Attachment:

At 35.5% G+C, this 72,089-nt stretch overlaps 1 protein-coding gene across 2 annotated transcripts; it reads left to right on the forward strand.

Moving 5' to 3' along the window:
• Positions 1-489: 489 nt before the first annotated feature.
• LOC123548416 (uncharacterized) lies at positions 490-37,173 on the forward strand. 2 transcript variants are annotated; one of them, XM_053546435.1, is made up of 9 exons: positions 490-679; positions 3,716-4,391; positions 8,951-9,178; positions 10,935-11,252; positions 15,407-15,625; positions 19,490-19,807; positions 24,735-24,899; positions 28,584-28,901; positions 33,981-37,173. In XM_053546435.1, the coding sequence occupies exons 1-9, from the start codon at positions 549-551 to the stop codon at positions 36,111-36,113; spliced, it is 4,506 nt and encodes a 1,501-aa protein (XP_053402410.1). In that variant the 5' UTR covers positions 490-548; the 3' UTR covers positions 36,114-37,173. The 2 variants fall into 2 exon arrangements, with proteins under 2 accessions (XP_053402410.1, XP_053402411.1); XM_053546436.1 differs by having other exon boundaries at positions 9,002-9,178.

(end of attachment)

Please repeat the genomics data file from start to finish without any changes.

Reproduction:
At 35.5% G+C, this 72,089-nt stretch overlaps 1 protein-coding gene across 2 annotated transcripts; it reads left to right on the forward strand.

Moving 5' to 3' along the window:
• Positions 1-489: 489 nt before the first annotated feature.
• LOC123548416 (uncharacterized) lies at positions 490-37,173 on the forward strand. 2 transcript variants are annotated; one of them, XM_053546435.1, is made up of 9 exons: positions 490-679; positions 3,716-4,391; positions 8,951-9,178; positions 10,935-11,252; positions 15,407-15,625; positions 19,490-19,807; positions 24,735-24,899; positions 28,584-28,901; positions 33,981-37,173. In XM_053546435.1, the coding sequence occupies exons 1-9, from the start codon at positions 549-551 to the stop codon at positions 36,111-36,113; spliced, it is 4,506 nt and encodes a 1,501-aa protein (XP_053402410.1). In that variant the 5' UTR covers positions 490-548; the 3' UTR covers positions 36,114-37,173. The 2 variants fall into 2 exon arrangements, with proteins under 2 accessions (XP_053402410.1, XP_053402411.1); XM_053546436.1 differs by having other exon boundaries at positions 9,002-9,178.